Larry parked at the beach to watch the sunrise each morning and sunset each evening. He never got out of the truck. He didn’t visit as an activity, but as a place to be. It was an excuse for why he was too busy to meet his coworker, Jim, for a beer after work, and why he didn’t have time to drive east to visit his cousins and step sister.
Larry ripped his wife’s wedding ring from the rearview mirror and stumbled out of his truck. He needed to get to the beach. He hadn’t felt the cool sea water or soft sand on his feet in years. Mary liked to go to the beach. Sometimes from the parking lot up above he’d see memories of Mary and himself chasing each other through the sand and building a fire to cuddle around as they watched the sun set. Back when the world was simple and his life was in front of him.
As Larry ambled down the path to the beach, the volume of breaking waves increased. His mind naturally countered this inflection by quieting. Each crash was a distraction. Every gust of cool, misty breeze on his face brought him back into his body.
A large man was hunched over staring at the ground just beyond the reach of the waves. He waved a metal detector back and forth, listening for a signal in the headphones wrapped around his bald head.
“What are you doing?” Larry asked the man.
He did not respond. Larry felt like a ghost.
Larry sidestepped in front of the man and shouted over the waves, “What are you doing?!”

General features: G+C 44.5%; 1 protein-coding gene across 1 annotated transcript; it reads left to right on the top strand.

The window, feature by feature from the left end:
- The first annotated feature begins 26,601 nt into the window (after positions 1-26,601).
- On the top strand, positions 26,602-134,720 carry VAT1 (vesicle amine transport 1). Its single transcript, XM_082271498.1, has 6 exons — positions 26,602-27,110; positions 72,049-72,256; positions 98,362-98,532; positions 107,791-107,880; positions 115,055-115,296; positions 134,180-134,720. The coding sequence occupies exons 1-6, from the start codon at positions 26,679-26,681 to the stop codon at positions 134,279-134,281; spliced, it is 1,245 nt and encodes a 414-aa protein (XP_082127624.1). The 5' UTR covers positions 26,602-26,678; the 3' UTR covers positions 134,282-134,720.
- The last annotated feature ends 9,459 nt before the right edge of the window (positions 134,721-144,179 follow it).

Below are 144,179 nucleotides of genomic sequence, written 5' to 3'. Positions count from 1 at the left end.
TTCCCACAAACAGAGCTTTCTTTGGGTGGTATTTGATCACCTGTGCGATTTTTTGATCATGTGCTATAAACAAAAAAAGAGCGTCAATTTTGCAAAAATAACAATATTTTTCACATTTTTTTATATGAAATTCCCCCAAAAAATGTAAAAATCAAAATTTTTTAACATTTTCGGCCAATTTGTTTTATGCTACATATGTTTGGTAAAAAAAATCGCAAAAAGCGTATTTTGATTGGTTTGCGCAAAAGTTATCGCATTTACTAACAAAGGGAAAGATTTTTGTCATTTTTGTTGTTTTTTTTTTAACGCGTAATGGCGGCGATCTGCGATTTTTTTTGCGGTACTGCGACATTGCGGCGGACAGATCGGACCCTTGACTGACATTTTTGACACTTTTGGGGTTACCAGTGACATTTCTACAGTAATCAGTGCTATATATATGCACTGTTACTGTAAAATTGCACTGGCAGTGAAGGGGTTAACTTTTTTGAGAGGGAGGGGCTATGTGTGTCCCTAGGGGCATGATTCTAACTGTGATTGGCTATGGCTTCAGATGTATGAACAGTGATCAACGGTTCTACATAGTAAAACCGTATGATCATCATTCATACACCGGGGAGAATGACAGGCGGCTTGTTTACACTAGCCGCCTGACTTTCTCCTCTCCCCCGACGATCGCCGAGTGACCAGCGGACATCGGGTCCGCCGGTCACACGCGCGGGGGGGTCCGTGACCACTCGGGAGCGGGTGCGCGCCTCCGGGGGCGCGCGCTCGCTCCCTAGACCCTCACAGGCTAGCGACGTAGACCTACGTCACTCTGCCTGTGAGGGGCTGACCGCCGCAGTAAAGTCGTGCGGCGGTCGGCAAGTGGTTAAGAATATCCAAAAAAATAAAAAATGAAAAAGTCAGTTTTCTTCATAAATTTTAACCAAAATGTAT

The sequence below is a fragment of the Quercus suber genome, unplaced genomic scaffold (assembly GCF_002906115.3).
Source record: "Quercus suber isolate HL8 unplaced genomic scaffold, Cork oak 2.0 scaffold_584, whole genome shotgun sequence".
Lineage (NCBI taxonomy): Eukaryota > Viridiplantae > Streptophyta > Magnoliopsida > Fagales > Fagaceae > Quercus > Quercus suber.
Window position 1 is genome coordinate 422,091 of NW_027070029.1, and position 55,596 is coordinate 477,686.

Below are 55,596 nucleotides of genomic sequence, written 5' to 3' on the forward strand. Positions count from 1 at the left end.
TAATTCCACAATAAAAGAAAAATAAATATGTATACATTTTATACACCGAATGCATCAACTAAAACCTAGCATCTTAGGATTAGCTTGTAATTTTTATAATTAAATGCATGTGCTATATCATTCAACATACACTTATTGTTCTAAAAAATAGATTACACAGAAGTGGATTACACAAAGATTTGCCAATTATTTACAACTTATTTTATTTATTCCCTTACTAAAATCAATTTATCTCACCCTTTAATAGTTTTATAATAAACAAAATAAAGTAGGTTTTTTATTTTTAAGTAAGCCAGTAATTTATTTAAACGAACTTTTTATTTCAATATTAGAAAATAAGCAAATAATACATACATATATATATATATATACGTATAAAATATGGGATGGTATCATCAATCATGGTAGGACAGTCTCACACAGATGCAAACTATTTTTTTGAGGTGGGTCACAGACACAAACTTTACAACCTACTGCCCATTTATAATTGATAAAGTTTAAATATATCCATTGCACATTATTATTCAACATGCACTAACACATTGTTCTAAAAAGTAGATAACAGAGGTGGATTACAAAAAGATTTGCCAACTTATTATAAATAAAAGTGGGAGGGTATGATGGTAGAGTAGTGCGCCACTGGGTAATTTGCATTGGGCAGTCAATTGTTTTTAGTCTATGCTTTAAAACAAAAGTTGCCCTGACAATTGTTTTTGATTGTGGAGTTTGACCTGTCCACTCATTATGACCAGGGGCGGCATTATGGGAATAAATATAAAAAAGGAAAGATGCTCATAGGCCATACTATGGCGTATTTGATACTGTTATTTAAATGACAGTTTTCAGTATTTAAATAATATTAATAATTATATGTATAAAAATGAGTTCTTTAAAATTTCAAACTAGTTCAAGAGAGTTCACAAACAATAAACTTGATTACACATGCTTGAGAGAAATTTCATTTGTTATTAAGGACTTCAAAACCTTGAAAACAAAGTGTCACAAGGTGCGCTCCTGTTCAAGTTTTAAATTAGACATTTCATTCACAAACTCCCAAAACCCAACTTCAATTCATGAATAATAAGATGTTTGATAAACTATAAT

The man did not lift his head, but his gaze shifted up to make brief contact with Larry’s. There was no expression in his beady eyes or chubby face.
“What are you looking for?” Larry asked desperately.
“Treasure,” the man replied. Then he hobbled over to a red ATV, rested the metal detector across his lap, and sped down the beach into the haze, where spires of rock jutted from the ocean and the corners of winding cliffs faded into the distance.
Larry was alone.
He stumbled down the beach bank and into the water. A wave collided with Larry’s head, knocking him to the ground. When the sea pushed him up the beach, Larry remembered his school teacher telling the class during a tsunami safety drill that six inches of water moving at seven miles per hour is enough to knock a grown man off his feet. The sea was powerful.
Sandy water swirled around his face. Then gravity yanked the sea back down the steep beach slope, pulling Larry toward open water.
Why did people need to know when they would die? Wolves and bears didn’t know when they would die. They lived their life until they didn’t. Larry spent Mary’s final three years watching her suffer. The doctors did their best, but they mutilated her.
They drained her. They broke him.
He’d never retire and move to his cabin, now. He was out of time.
Larry relaxed every muscle in his body except those in the hand clutching his wife’s ring. He floated for a while, rolling in the ocean as waves crashed over his body. There was some pain, but mostly he felt like a cloud of energy swirling in the water. He enjoyed being at the mercy of something higher than himself.
Mary went through chemo, then remission, then relapse, then chemo again, and all Larry could do was watch and hold her hand. They could have enjoyed six more months together, playing cards under candlelight at their dinner table and walking down the beach as the sun set. Knowing was pain and deception. Knowing was misery. Larry didn’t want to know anymore.
Larry’s face broke through the surface of the water. The rising sun warmed his pores and lit the inside of his eyelids with a red and orange glow.
He let his body float and waited. He waited for the rip current to pull him toward the black depths of the ocean, where he’d burrow his feet in a soft blanket of marine snow, and the cold sea would hug his old body.
He’d find Mary there.
All would be quiet.
He’d be at peace.